One of the main points of discussion in robotics research and development today is how robots can share space with humans to perform important tasks. In order to collaborate with humans, robots need to be able to carefully navigate and interact with objects and people around them. 

Robotic applications in medical fields and hospital environments have been growing rapidly, aiming to address concerns pertaining to increased workload of medical personnel. Repetitive and time consuming tasks such as on-demand deliveries of materials are mostly performed by nurses. This often hinders their ability to deliver value-added patient care.

Harmony: Assistive Robots for Healthcare

This is where Harmony comes in; an EU-funded project that aims to provide a compelling solution to this problem with autonomous mobile manipulation robots. The multidisciplinary teams involved in Harmony aim to provide robust, flexible and safe autonomous mobile robots that can easily be integrated into human-centered environments such as hospitals. 

Project Harmony has two targeted use cases: 

  • Automation of on-demand delivery tasks around the hospital so that medical staff can focus on other critical needs of patients. 
  • Automation of sample collection to improve efficiency of the hospital bio-analysis pipeline.

Facing Important Technical Challenges

One of the teams that play an integral role in this project is a group of researchers at Stachniss Lab at the University of Bonn. Their main focus for this project is long term localization and mapping in dynamic hospital environments. Traditional localization and mapping techniques that often focus on low-level geometric features of the environment or mapping of a static world can prove to be insufficient when deployed in ever-changing, complex surroundings. 

To address this, the researchers at Stachniss Lab are aiming to construct an object-based map that will enable socially aware navigation and manipulation in dynamic environments. The object-based representation will allow the robot to build a database of objects from semantic and geometric data collected over time that will serve as a means for map building, motion planning and task representation.

Dingo-O Rises to the Challenge

One of the main concerns of implementing such a task was collecting considerable amounts of data for testing and training due to a variety of objects, dynamics and long-term structural changes that can be expected in a busy, ever-changing environment. Collecting such data in hospitals has been difficult for the team because of privacy concerns. Due to these constraints, they opted to utilize Dingo-O as an easy and reliable solution. 

 

Integrated Sensors

The Dingo-O was used for data collection and online, on-board testing of algorithms that were developed by the lab to create object-based maps for dynamic hospital environments. The sleek and compact indoor base platform was equipped with a sensor suite consisting of four Intel RealSense D455 depth cameras mounted on top that were used to record RGB-D streams covering a 360° field-of-view. In addition, FLIR’s Blackfly S GigE was used as a fisheye camera to extract ground truth poses from the localization infrastructure. Furthermore, the team added a pair of 2D SICK LiDARs and utilized wheel odometry for additional data collection.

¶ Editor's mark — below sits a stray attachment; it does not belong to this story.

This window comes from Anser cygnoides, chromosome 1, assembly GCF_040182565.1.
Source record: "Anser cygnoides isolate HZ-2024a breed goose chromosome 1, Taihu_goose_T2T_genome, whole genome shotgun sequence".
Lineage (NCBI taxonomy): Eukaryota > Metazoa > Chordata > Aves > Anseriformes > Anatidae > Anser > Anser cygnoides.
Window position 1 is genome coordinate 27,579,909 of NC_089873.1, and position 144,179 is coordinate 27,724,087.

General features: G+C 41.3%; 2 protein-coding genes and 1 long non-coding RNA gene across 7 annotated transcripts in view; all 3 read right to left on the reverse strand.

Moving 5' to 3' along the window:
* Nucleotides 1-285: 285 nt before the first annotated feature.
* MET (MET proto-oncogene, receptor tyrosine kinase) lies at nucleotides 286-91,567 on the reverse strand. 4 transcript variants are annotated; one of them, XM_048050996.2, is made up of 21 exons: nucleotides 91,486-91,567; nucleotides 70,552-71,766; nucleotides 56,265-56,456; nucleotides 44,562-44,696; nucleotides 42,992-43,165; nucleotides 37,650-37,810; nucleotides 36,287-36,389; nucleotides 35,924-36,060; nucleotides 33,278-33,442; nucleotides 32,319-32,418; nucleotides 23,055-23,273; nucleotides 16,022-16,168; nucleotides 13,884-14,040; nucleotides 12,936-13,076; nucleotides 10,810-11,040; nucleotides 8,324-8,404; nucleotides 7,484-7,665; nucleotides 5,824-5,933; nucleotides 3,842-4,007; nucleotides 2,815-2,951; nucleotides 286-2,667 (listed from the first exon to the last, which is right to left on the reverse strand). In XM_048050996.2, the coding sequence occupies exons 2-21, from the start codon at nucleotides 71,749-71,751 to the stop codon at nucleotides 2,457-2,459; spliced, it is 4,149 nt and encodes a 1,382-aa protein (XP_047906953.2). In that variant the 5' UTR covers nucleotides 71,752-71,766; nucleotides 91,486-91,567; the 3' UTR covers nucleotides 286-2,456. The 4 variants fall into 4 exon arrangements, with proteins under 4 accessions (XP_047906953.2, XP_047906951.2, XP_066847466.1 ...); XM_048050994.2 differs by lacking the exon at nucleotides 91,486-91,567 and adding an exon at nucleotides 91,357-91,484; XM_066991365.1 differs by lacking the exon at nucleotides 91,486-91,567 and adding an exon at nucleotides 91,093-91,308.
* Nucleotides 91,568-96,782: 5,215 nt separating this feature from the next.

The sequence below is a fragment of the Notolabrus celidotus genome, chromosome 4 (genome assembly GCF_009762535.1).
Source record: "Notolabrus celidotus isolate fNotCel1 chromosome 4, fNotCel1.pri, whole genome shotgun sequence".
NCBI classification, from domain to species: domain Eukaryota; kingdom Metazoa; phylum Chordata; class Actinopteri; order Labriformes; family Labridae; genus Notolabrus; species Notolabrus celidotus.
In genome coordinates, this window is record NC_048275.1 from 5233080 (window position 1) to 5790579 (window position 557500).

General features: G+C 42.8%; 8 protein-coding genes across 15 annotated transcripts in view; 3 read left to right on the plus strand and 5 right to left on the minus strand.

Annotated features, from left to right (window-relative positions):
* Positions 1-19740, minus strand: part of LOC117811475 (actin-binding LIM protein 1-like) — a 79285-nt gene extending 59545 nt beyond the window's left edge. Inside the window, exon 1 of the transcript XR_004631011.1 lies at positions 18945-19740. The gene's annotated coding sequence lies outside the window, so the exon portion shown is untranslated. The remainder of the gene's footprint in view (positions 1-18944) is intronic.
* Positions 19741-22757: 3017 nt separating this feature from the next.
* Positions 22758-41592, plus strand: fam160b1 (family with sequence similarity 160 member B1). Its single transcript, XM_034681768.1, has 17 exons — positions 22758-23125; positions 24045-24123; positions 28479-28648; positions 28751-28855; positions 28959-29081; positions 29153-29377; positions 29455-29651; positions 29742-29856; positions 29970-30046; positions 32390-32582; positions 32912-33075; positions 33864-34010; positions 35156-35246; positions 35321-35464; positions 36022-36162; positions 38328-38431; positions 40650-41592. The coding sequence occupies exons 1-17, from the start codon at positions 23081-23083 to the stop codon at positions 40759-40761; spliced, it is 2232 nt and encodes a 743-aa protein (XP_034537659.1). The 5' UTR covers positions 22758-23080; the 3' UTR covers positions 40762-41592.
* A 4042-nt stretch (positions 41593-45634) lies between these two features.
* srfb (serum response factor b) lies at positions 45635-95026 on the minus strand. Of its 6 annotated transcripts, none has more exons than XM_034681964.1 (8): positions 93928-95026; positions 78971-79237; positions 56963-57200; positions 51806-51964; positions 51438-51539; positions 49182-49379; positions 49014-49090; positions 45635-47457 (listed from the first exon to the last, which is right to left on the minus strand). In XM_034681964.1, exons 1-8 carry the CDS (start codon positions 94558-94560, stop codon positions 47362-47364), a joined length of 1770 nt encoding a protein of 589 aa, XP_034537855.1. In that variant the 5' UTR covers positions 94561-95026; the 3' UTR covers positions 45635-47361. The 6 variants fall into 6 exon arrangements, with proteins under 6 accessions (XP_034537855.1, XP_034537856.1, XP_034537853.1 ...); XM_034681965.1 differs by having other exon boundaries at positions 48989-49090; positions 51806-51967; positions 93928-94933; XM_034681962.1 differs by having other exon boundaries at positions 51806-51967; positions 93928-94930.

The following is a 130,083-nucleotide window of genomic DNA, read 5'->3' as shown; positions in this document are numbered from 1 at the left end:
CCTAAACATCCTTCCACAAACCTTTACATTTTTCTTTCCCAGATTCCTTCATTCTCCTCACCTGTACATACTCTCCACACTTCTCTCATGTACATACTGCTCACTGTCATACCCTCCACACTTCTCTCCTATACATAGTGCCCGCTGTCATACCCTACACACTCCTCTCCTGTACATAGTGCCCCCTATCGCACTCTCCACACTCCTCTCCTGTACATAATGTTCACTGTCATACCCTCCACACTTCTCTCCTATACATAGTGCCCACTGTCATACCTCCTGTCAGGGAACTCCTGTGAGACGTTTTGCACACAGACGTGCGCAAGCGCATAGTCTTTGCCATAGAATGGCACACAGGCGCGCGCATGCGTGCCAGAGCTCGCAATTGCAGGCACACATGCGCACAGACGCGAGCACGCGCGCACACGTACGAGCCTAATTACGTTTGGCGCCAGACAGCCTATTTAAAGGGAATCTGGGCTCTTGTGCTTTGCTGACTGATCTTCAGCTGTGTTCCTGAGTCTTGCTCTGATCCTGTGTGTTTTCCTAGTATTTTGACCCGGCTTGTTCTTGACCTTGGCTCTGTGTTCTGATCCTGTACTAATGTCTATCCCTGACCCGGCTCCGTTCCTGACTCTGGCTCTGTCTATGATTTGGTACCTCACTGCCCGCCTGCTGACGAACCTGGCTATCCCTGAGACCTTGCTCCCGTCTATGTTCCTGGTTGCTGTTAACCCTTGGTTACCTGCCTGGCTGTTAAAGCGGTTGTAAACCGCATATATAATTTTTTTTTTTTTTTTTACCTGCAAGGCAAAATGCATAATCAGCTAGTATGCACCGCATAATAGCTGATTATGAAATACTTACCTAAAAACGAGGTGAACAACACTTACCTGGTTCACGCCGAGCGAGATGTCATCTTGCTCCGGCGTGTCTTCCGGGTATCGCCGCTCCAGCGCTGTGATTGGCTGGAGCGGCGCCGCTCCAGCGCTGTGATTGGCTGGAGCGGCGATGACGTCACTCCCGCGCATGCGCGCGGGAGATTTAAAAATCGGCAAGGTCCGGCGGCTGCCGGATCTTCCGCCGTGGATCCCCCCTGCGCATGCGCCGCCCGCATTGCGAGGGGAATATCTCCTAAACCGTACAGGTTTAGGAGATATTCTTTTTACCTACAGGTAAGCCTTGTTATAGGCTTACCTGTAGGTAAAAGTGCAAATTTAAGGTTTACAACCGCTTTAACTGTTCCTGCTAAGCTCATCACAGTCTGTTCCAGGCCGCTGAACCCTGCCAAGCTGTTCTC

Intel RealSense D455 and FLIR Blackfly S GigE Output on RViz

Onboard the Dingo-O platform was an Intel NUC10i7FNK installed with ROS Noetic and an Nvidia Jetson Xavier AGX, both running Ubuntu 20.04. The NUC was used to run the sensor and Dingo-O’s drivers, and the Jetson was used for deep learning applications, such as object detection. The team’s localization approach was run on the NUC with mapping done on the Jetson.

 

Long-Term Indoor Localization With Metric-Semantic Mapping

By employing Dingo-O for the task, the team was successfully able to collect data on the fly without having to depend on third parties. Its smooth drive and ability to supply power to several sensors and computers is what made the team choose Dingo-O over traditional mobile platforms that use simulation. Setting up a simulation when realistic visuals are required can be an arduous and time-consuming task.

Dingo-O had the ability to support all the equipment we wanted to mount on it. Its size was suitable for indoor operation and it was within our price range.” – Nicky Zimmerman, Lead Maintainer and Robotics PhD candidate, Stachniss Lab, University of Bonn

Dingo-O will also be featured in a live demo as a part of the lab’s IROS 2023 project submission.

The Future of Assistive Robots in Healthcare

The team at Stachniss Lab aims to continue their research on long term localization and mapping in indoor environments using the Dingo-O and hope to have a successful demo in a hospital environment. 

The Stachniss Lab members involved in this project consist of Nicky Zimmerman (Lead Maintainer) and Matteo Sodano, Elias Marks, Haofei Kaung (Support). The team would also like to thank Holger Milz, Michael Plech, and Ralf Becker for their contribution in sensor integration.

If you would like to learn more about the Stachniss Lab at the University of Bonn, you can visit their website here.

If you would like to learn more about Project Harmony, you can visit their website here.

If you would like to learn about Dingo, visit our website here.

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